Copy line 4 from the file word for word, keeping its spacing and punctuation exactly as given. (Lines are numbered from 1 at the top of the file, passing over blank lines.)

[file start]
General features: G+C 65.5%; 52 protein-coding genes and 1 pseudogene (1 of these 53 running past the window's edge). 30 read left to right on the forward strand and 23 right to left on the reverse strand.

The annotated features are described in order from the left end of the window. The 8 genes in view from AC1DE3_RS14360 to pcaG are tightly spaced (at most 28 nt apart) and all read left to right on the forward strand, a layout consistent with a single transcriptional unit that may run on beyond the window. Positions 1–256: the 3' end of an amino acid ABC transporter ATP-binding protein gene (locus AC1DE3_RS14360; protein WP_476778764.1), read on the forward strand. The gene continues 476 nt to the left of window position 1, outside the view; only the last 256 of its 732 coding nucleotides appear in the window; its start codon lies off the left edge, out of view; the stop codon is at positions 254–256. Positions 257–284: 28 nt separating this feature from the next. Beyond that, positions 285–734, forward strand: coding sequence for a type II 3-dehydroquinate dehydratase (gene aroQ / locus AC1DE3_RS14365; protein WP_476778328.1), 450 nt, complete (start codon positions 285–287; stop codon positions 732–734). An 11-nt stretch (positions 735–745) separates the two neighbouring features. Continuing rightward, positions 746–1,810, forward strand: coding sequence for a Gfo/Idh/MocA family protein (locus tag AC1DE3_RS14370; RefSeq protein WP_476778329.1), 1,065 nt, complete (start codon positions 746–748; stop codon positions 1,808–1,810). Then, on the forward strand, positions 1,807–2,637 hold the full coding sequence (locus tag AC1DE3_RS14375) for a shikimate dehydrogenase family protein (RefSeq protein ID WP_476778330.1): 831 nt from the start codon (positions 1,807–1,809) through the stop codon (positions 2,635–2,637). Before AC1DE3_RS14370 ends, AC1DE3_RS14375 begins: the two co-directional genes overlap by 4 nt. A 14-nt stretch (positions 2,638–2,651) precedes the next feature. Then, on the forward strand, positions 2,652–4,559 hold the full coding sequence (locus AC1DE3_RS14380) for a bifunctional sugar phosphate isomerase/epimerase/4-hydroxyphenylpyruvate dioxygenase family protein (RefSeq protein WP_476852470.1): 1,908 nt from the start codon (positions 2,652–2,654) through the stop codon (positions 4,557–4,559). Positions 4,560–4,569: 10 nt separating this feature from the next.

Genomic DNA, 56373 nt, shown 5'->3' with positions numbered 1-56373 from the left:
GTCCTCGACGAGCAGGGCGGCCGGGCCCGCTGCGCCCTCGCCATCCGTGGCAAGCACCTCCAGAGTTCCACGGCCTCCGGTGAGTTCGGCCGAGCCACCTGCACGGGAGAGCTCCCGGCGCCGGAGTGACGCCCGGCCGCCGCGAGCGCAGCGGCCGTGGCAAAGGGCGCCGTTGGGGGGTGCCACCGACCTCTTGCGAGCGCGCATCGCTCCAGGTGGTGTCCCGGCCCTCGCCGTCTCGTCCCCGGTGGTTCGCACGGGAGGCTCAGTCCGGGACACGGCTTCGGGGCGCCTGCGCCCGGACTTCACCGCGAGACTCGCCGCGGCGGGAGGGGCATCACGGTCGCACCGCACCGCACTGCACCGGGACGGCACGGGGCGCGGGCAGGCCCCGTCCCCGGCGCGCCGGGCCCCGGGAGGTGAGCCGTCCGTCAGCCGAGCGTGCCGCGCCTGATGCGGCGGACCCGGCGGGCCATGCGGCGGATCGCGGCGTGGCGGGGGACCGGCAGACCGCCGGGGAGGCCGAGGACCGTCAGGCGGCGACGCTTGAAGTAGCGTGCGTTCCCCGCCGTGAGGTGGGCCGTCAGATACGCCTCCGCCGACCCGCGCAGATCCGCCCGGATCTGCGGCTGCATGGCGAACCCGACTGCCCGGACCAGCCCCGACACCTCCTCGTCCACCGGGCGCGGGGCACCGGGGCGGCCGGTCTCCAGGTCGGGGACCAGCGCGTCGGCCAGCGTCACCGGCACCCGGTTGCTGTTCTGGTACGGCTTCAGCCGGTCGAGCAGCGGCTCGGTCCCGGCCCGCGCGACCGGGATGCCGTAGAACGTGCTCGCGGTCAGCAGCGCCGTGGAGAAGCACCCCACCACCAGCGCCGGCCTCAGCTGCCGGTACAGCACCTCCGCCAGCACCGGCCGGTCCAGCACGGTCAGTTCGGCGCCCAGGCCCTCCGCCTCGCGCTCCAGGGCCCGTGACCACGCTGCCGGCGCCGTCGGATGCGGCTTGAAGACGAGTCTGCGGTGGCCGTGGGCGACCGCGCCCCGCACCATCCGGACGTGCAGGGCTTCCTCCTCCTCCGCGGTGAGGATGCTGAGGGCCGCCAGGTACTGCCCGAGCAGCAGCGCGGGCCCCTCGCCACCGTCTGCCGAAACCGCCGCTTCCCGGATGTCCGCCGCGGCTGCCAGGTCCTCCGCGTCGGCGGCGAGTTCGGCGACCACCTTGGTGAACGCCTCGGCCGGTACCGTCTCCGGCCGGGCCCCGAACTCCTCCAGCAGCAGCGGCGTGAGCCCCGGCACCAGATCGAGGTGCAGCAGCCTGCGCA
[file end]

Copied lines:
GTCCTCGACGAGCAGGGCGGCCGGGCCCGCTGCGCCCTCGCCATCCGTGGCAAGCACCTCCAGAGTTCCACGGCCTCCGGTGAGTTCGGCCGAGCCACCTGCACGGGAGAGCTCCCGGCGCCGGAGTGACGCCCGGCCGCCGCGAGCGCAGCGGCCGTGGCAAAGGGCGCCGTTGGGGGGTGCCACCGACCTCTTGCGAGCGCGCATCGCTCCAGGTGGTGTCCCGGCCCTCGCCGTCTCGTCCCCGGTGGTTCGCACGGGAGGCTCAGTCCGGGACACGGCTTCGGGGCGCCTGCGCCCGGACTTCACCGCGAGACTCGCCGCGGCGGGAGGGGCATCACGGTCGCACCGCACCGCACTGCACCGGGACGGCACGGGGCGCGGGCAGGCCCCGTCCCCGGCGCGCCGGGCCCCGGGAGGTGAGCCGTCCGTCAGCCGAGCGTGCCGCGCCTGATGCGGCGGACCCGGCGGGCCATGCGGCGGATCGCGGCGTGGCGGGGGACCGGCAGACCGCCGGGGAGGCCGAGGACCGTCAGGCGGCGACGCTTGAAGTAGCGTGCGTTCCCCGCCGTGAGGTGGGCCGTCAGATACGCCTCCGCCGACCCGCGCAGATCCGCCCGGATCTGCGGCTGCATGGCGAACCCGACTGCCCGGACCAGCCCCGACACCTCCTCGTCCACCGGGCGCGGGGCACCGGGGCGGCCGGTCTCCAGGTCGGGGACCAGCGCGTCGGCCAGCGTCACCGGCACCCGGTTGCTGTTCTGGTACGGCTTCAGCCGGTCGAGCAGCGGCTCGGTCCCGGCCCGCGCGACCGGGATGCCGTAGAACGTGCTCGCGGTCAGCAGCGCCGTGGAGAAGCACCCCACCACCAGCGCCGGCCTCAGCTGCCGGTACAGCACCTCCGCCAGCACCGGCCGGTCCAGCACGGTCAGTTCGGCGCCCAGGCCCTCCGCCTCGCGCTCCAGGGCCCGTGACCACGCTGCCGGCGCCGTCGGATGCGGCTTGAAGACGAGTCTGCGGTGGCCGTGGGCGACCGCGCCCCGCACCATCCGGACGTGCAGGGCTTCCTCCTCCTCCGCGGTGAGGATGCTGAGGGCCGCCAGGTACTGCCCGAGCAGCAGCGCGGGCCCCTCGCCACCGTCTGCCGAAACCGCCGCTTCCCGGATGTCCGCCGCGGCTGCCAGGTCCTCCGCGTCGGCGGCGAGTTCGGCGACCACCTTGGTGAACGCCTCGGCCGGTACCGTCTCCGGCCGGGCCCCGAACTCCTCCAGCAGCAGCGGCGTGAGCCCCGGCACCAGATCGAGGTGCAGCAGCCTGCGCA